One usually reports to the CSR head, director, or manager. Notwithstanding that, the role may retain a certain degree of independence in performing their functions.
No CSR intern jobs may be totally alike, but they do share a similar nature of work. Here’s a non-exclusive list of commonly held responsibilities based on CSR internship listings posted on the internet:
- Plan, organise, coordinate, provide status updates, and participate in company volunteering activities
- Create CSR content on website, emails, newsletters, presentations
- Write communications enlist employee participation in company-wide volunteer programmes and provide updates
- Research CSR policies, strategies, and trends
- Schedule meetings within the team or other groups
- Work with organisations, suppliers, and other parties in coordinating projects
- Processing applications for sponsorships
- Provide necessary support to the CSR team
How a CSR internship could add value to your CV?
Being an agent of positive change is admirable, and you have a real-world example, that is your CSR internship, to back your declaration when you apply for work.
Your work as a corporate social responsibility intern provides you with both knowledge and experience of the relationship between an enterprise and the wider world.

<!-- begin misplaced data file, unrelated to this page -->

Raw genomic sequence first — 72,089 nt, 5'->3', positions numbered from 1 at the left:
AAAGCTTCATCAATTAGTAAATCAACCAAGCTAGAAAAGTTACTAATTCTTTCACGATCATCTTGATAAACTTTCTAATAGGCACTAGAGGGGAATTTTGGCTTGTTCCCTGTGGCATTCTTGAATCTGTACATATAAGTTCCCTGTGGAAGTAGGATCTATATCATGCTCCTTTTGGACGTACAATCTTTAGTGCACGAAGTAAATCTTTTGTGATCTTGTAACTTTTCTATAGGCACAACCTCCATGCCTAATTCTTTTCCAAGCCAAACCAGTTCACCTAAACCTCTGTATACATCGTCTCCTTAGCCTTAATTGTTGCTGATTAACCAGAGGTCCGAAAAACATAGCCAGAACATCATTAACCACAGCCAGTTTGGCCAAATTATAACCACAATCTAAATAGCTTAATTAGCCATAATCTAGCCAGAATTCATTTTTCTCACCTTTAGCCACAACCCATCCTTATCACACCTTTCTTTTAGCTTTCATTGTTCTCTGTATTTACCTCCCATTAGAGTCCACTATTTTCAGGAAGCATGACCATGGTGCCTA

For one, involvement in projects, which range from planning to participation, is good exposure to the actual conditions on the ground, bureaucracies from the company and government, and gaps between the objectives of the project and the results.
A broad sample of CSR internship job ads has listed the following skills with a majority of them useful in any kind of work and endeavour:
- Oral and written communication
- Project management
- CSR software/database
- Research skills
- Being able to work independently and with a team
- Commitment to sustainability
- Interpersonal skills
- Organisational skills
Where to begin …
To get started as a CSR intern, you need to be committed to social causes or be passionate about the environment and effecting change. This commitment is often mentioned in job postings.
For academic background, you may need to be enrolled or hold a degree in corporate social responsibility, environmental sustainability, environmental and sustainability studies. Degrees like public relations, business administration, engineering (environmental, chemical), computer science, and communications may be applicable as per the role.
To find internships on corporate social responsibility, check out:
- Careers page of universities websites
- Professional networking sites
- Online job boards or job search websites
- Company websites
- Internship placement providers
Also, try reaching out to people who did their CSR internships and ask tips for applying or sending resumes.
CSR internships can unlock career and life opportunities for you, as a student or someone on the cusp of change. It’s through internships that you learn more about yourself and think hard about the future.
Your desire to be a positive force in the world may be realised by working with organisations that have resources harnessable for the common good.